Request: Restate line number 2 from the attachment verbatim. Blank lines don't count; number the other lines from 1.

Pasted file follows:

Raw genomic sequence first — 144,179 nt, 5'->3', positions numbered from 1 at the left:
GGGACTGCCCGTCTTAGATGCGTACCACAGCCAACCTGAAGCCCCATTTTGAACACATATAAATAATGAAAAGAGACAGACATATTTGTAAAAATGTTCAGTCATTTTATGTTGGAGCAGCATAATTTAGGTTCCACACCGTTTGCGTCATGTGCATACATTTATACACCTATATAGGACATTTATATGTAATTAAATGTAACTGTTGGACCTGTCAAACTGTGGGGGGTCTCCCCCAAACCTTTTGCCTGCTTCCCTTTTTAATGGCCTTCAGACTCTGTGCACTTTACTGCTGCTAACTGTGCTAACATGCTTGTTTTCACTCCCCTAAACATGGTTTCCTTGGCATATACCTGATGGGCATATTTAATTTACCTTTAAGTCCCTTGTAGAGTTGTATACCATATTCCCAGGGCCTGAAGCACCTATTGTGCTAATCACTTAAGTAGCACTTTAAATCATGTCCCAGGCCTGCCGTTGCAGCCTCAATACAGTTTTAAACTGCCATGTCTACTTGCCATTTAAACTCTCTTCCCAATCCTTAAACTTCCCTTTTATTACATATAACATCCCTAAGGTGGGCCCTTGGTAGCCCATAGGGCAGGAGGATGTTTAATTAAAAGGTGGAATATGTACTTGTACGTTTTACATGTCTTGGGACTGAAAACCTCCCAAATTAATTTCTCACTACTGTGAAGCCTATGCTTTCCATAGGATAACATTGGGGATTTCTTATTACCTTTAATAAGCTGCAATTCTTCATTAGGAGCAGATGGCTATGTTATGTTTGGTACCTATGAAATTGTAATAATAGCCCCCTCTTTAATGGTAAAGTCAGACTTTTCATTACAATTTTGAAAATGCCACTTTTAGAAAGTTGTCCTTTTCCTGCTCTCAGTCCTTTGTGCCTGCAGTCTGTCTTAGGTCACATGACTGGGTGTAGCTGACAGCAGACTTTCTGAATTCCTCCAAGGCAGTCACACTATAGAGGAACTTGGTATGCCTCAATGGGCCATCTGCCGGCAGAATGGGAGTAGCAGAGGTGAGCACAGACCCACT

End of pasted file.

GGGACTGCCCGTCTTAGATGCGTACCACAGCCAACCTGAAGCCCCATTTTGAACACATATAAATAATGAAAAGAGACAGACATATTTGTAAAAATGTTCAGTCATTTTATGTTGGAGCAGCATAATTTAGGTTCCACACCGTTTGCGTCATGTGCATACATTTATACACCTATATAGGACATTTATATGTAATTAAATGTAACTGTTGGACCTGTCAAACTGTGGGGGGTCTCCCCCAAACCTTTTGCCTGCTTCCCTTTTTAATGGCCTTCAGACTCTGTGCACTTTACTGCTGCTAACTGTGCTAACATGCTTGTTTTCACTCCCCTAAACATGGTTTCCTTGGCATATACCTGATGGGCATATTTAATTTACCTTTAAGTCCCTTGTAGAGTTGTATACCATATTCCCAGGGCCTGAAGCACCTATTGTGCTAATCACTTAAGTAGCACTTTAAATCATGTCCCAGGCCTGCCGTTGCAGCCTCAATACAGTTTTAAACTGCCATGTCTACTTGCCATTTAAACTCTCTTCCCAATCCTTAAACTTCCCTTTTATTACATATAACATCCCTAAGGTGGGCCCTTGGTAGCCCATAGGGCAGGAGGATGTTTAATTAAAAGGTGGAATATGTACTTGTACGTTTTACATGTCTTGGGACTGAAAACCTCCCAAATTAATTTCTCACTACTGTGAAGCCTATGCTTTCCATAGGATAACATTGGGGATTTCTTATTACCTTTAATAAGCTGCAATTCTTCATTAGGAGCAGATGGCTATGTTATGTTTGGTACCTATGAAATTGTAATAATAGCCCCCTCTTTAATGGTAAAGTCAGACTTTTCATTACAATTTTGAAAATGCCACTTTTAGAAAGTTGTCCTTTTCCTGCTCTCAGTCCTTTGTGCCTGCAGTCTGTCTTAGGTCACATGACTGGGTGTAGCTGACAGCAGACTTTCTGAATTCCTCCAAGGCAGTCACACTATAGAGGAACTTGGTATGCCTCAATGGGCCATCTGCCGGCAGAATGGGAGTAGCAGAGGTGAGCACAGACCCACT